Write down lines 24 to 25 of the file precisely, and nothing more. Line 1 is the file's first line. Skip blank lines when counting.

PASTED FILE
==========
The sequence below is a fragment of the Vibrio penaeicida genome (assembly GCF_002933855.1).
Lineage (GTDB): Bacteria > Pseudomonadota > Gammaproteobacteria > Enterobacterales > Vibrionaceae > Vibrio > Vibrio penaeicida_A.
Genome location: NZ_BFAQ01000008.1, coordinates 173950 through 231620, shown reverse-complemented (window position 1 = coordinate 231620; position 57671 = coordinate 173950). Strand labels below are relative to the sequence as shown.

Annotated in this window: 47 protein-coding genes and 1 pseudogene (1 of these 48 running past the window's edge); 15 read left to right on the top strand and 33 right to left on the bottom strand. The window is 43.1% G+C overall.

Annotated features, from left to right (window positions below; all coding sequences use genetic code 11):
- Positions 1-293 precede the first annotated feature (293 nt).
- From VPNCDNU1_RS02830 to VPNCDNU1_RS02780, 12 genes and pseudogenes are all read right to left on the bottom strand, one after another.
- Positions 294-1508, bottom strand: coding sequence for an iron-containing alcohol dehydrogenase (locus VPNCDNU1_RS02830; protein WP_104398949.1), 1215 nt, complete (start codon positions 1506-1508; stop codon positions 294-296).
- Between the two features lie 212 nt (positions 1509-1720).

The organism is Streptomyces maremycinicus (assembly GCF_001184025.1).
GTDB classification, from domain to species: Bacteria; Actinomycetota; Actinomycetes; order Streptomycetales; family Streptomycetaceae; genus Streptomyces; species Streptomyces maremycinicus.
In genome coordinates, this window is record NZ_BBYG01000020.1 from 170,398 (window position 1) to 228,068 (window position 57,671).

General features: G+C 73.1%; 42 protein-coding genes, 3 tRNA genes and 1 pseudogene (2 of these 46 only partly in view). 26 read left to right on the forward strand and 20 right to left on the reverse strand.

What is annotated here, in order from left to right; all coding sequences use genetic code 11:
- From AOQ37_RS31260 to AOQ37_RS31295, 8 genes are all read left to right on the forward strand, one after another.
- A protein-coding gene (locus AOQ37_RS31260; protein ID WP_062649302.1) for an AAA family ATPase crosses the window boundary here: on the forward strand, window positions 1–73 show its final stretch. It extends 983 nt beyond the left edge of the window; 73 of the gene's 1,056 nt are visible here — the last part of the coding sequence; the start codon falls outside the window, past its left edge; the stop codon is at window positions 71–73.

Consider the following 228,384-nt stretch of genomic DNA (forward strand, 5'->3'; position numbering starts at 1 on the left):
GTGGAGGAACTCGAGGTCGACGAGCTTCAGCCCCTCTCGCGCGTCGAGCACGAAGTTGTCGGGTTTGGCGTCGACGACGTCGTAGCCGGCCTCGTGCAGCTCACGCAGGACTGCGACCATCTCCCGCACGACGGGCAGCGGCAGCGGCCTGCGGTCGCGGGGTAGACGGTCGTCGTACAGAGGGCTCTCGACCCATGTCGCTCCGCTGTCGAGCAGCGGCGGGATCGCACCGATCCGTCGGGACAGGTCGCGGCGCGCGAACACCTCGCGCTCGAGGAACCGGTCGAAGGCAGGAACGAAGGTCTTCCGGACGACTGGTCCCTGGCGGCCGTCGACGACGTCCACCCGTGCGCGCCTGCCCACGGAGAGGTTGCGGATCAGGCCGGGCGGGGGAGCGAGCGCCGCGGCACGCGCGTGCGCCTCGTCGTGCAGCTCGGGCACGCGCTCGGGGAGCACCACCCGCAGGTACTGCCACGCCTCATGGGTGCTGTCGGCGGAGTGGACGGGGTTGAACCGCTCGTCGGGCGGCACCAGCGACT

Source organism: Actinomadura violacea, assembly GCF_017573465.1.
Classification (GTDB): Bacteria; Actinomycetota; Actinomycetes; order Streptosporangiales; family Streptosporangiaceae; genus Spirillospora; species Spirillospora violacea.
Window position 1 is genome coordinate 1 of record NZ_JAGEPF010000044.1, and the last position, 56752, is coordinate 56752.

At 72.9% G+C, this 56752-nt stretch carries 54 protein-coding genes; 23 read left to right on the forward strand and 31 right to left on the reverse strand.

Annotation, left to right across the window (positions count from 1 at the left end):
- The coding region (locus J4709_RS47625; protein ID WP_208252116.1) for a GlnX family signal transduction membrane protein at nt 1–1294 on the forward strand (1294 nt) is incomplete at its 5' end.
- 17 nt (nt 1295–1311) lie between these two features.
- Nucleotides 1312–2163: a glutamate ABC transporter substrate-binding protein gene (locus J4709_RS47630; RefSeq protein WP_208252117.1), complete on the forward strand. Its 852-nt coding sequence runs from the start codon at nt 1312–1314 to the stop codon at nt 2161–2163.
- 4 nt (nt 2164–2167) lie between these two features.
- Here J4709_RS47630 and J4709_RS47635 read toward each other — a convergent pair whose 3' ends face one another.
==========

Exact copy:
- The coding region (locus J4709_RS47625; protein ID WP_208252116.1) for a GlnX family signal transduction membrane protein at nt 1–1294 on the forward strand (1294 nt) is incomplete at its 5' end.
- 17 nt (nt 1295–1311) lie between these two features.